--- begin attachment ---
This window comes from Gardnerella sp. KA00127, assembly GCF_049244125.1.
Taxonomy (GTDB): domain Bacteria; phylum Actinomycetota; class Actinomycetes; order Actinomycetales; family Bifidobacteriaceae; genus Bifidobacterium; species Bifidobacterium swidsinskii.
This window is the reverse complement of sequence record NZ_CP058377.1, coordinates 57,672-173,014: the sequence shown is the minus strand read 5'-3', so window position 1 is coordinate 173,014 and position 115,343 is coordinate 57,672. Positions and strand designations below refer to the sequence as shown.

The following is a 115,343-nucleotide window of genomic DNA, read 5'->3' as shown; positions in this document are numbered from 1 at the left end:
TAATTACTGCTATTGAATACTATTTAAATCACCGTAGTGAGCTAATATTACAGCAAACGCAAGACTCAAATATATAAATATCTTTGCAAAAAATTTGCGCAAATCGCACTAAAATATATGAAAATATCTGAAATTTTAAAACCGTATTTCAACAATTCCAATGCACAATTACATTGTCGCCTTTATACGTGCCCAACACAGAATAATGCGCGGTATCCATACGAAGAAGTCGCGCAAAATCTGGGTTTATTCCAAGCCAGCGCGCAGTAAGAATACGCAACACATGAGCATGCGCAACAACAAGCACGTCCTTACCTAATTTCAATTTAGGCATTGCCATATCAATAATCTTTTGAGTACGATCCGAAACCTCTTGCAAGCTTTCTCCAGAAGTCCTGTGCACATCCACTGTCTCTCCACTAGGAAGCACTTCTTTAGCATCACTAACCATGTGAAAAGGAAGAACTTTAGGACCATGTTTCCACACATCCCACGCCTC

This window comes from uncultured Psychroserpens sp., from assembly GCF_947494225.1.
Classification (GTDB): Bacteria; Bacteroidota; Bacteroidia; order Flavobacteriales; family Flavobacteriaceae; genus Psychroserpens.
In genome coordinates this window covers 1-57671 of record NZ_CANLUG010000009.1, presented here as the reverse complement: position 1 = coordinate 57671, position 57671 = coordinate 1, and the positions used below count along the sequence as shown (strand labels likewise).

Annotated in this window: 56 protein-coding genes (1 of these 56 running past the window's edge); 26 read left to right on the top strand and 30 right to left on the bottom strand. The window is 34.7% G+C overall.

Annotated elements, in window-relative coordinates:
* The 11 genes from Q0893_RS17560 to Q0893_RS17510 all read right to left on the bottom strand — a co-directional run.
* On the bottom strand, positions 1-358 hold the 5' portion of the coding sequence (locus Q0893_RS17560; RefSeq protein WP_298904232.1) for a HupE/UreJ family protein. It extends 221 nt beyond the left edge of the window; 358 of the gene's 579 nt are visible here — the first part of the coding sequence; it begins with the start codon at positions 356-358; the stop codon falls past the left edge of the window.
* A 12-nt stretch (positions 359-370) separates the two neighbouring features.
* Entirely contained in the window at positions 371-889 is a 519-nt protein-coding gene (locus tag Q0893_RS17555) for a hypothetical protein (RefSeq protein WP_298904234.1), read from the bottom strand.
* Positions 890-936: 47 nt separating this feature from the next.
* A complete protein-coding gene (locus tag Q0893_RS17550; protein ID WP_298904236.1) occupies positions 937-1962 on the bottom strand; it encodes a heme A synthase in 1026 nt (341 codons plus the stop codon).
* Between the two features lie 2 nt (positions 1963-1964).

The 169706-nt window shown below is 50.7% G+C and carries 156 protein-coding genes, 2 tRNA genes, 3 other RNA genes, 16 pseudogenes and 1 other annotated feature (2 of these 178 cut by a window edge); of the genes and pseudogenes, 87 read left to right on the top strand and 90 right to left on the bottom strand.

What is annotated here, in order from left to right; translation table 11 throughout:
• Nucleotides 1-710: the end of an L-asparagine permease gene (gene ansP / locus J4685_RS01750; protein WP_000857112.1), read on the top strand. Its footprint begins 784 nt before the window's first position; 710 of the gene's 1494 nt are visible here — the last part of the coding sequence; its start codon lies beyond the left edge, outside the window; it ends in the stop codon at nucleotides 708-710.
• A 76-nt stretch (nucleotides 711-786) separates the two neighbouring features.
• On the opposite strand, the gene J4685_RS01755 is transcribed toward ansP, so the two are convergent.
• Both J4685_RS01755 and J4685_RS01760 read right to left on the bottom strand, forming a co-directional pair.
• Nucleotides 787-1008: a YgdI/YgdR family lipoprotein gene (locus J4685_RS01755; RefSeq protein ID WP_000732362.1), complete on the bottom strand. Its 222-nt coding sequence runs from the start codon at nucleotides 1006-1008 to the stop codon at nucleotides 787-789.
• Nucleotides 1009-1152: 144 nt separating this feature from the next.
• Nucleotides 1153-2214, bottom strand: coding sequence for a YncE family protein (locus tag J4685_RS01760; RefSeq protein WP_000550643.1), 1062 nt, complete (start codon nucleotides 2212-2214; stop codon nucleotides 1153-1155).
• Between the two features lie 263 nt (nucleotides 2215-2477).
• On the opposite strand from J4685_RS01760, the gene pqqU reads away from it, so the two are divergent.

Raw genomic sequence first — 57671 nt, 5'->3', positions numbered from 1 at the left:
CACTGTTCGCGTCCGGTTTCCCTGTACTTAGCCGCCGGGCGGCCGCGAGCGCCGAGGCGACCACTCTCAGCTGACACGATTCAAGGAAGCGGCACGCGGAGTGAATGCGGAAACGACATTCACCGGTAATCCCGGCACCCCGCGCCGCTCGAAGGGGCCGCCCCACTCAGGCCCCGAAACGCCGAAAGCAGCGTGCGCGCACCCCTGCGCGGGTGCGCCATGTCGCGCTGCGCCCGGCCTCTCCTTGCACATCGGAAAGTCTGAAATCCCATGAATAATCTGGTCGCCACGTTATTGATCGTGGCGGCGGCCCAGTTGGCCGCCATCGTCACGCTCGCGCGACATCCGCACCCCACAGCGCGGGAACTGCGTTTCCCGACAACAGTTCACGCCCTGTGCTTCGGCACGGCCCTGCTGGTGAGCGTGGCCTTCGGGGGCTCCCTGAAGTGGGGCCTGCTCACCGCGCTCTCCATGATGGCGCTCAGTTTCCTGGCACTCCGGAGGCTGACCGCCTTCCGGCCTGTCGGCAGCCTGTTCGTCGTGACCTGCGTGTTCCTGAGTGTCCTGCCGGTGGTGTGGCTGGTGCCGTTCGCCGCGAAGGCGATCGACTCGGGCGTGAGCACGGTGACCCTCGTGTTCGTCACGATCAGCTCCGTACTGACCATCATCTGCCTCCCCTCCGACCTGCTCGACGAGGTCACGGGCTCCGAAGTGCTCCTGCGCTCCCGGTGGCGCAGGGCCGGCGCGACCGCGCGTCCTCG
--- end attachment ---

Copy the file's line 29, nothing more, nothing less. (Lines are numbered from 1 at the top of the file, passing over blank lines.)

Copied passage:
Raw genomic sequence first — 57671 nt, 5'->3', positions numbered from 1 at the left: